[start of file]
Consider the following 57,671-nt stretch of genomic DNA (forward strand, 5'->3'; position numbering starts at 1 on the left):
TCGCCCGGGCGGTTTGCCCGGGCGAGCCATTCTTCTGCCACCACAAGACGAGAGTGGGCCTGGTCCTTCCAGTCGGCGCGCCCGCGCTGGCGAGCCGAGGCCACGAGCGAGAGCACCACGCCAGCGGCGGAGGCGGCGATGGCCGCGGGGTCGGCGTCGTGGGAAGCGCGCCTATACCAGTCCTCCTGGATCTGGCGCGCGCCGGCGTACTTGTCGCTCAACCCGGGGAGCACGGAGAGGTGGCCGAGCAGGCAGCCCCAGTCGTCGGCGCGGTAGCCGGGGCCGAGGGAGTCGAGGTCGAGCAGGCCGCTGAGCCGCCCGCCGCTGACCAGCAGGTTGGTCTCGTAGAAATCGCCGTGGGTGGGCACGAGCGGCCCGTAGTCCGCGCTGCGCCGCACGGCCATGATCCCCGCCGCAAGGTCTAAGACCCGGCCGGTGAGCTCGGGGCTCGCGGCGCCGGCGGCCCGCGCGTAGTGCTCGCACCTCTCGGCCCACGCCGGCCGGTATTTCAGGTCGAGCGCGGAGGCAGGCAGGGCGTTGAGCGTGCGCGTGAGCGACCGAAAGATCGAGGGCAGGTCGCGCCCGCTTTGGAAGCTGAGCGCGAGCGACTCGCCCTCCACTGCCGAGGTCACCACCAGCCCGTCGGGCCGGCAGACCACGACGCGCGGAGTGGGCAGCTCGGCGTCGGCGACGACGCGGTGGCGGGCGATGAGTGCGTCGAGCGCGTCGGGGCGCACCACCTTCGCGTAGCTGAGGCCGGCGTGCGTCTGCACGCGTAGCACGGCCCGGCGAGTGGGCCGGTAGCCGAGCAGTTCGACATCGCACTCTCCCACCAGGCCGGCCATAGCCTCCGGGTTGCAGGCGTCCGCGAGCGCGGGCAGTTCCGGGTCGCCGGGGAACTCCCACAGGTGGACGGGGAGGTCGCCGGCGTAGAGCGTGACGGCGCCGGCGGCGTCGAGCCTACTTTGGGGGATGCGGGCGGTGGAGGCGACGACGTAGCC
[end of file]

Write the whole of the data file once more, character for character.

Consider the following 57,671-nt stretch of genomic DNA (forward strand, 5'->3'; position numbering starts at 1 on the left):
TCGCCCGGGCGGTTTGCCCGGGCGAGCCATTCTTCTGCCACCACAAGACGAGAGTGGGCCTGGTCCTTCCAGTCGGCGCGCCCGCGCTGGCGAGCCGAGGCCACGAGCGAGAGCACCACGCCAGCGGCGGAGGCGGCGATGGCCGCGGGGTCGGCGTCGTGGGAAGCGCGCCTATACCAGTCCTCCTGGATCTGGCGCGCGCCGGCGTACTTGTCGCTCAACCCGGGGAGCACGGAGAGGTGGCCGAGCAGGCAGCCCCAGTCGTCGGCGCGGTAGCCGGGGCCGAGGGAGTCGAGGTCGAGCAGGCCGCTGAGCCGCCCGCCGCTGACCAGCAGGTTGGTCTCGTAGAAATCGCCGTGGGTGGGCACGAGCGGCCCGTAGTCCGCGCTGCGCCGCACGGCCATGATCCCCGCCGCAAGGTCTAAGACCCGGCCGGTGAGCTCGGGGCTCGCGGCGCCGGCGGCCCGCGCGTAGTGCTCGCACCTCTCGGCCCACGCCGGCCGGTATTTCAGGTCGAGCGCGGAGGCAGGCAGGGCGTTGAGCGTGCGCGTGAGCGACCGAAAGATCGAGGGCAGGTCGCGCCCGCTTTGGAAGCTGAGCGCGAGCGACTCGCCCTCCACTGCCGAGGTCACCACCAGCCCGTCGGGCCGGCAGACCACGACGCGCGGAGTGGGCAGCTCGGCGTCGGCGACGACGCGGTGGCGGGCGATGAGTGCGTCGAGCGCGTCGGGGCGCACCACCTTCGCGTAGCTGAGGCCGGCGTGCGTCTGCACGCGTAGCACGGCCCGGCGAGTGGGCCGGTAGCCGAGCAGTTCGACATCGCACTCTCCCACCAGGCCGGCCATAGCCTCCGGGTTGCAGGCGTCCGCGAGCGCGGGCAGTTCCGGGTCGCCGGGGAACTCCCACAGGTGGACGGGGAGGTCGCCGGCGTAGAGCGTGACGGCGCCGGCGGCGTCGAGCCTACTTTGGGGGATGCGGGCGGTGGAGGCGACGACGTAGCC